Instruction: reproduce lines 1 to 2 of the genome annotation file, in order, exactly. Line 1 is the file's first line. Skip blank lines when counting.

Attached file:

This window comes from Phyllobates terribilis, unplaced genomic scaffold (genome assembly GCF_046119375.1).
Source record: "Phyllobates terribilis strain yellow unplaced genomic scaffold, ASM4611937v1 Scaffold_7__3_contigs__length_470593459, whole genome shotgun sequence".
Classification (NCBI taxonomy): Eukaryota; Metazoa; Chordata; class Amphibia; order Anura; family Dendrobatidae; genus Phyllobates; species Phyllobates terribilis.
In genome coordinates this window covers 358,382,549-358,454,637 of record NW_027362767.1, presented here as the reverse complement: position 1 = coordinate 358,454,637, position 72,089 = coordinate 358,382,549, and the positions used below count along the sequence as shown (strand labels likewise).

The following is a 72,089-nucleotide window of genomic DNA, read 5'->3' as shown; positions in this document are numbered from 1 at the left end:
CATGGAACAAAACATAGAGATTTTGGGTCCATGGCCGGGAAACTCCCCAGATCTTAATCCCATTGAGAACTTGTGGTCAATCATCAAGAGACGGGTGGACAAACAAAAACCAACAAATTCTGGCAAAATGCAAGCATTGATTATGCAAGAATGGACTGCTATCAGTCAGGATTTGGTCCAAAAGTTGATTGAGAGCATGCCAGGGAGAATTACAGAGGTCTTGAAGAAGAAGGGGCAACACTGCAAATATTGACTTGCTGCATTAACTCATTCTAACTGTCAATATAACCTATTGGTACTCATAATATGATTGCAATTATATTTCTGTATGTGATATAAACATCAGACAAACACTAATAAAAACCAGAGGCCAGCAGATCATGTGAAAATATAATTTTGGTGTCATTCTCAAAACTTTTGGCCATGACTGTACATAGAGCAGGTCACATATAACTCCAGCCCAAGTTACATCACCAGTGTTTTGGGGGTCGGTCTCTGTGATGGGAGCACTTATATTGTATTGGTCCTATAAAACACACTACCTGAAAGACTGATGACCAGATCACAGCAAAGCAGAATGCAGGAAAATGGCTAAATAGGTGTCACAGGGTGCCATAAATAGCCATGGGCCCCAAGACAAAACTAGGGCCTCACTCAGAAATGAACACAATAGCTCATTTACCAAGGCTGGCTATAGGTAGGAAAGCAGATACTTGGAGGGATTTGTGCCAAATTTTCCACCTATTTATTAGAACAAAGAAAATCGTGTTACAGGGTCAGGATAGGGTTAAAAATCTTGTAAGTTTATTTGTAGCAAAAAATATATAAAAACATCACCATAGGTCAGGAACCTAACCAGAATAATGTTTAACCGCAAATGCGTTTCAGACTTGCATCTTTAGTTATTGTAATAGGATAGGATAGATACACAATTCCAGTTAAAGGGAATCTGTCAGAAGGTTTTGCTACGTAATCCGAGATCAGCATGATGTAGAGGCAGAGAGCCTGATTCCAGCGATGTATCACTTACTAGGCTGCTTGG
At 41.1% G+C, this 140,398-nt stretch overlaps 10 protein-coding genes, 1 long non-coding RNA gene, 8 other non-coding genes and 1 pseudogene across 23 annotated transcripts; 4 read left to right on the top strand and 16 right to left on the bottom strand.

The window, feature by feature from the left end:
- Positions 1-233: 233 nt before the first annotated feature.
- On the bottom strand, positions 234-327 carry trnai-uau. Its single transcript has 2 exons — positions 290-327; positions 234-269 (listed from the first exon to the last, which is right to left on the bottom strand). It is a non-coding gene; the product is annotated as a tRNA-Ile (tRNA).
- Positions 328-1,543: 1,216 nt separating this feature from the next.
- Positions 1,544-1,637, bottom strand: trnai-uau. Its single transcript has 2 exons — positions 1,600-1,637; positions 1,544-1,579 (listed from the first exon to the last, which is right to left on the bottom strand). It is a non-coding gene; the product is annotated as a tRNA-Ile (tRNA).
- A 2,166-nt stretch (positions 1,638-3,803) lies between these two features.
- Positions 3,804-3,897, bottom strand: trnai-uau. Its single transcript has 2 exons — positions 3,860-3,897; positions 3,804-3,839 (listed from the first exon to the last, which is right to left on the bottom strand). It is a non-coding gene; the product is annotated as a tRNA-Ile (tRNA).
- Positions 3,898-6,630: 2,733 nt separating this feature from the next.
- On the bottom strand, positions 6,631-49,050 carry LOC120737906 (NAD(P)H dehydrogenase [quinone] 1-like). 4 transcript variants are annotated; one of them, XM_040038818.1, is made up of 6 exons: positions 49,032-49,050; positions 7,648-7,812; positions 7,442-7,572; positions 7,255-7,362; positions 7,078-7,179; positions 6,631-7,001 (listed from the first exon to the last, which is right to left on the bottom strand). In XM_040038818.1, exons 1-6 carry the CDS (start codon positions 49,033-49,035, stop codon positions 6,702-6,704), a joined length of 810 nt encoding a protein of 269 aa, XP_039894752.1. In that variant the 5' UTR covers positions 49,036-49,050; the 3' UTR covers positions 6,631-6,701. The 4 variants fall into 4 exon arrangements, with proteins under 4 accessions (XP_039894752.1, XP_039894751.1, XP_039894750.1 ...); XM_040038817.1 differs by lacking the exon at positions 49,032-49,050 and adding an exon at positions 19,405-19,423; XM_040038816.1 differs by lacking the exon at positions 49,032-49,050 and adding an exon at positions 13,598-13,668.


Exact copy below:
This window comes from Phyllobates terribilis, unplaced genomic scaffold (genome assembly GCF_046119375.1).
Source record: "Phyllobates terribilis strain yellow unplaced genomic scaffold, ASM4611937v1 Scaffold_7__3_contigs__length_470593459, whole genome shotgun sequence".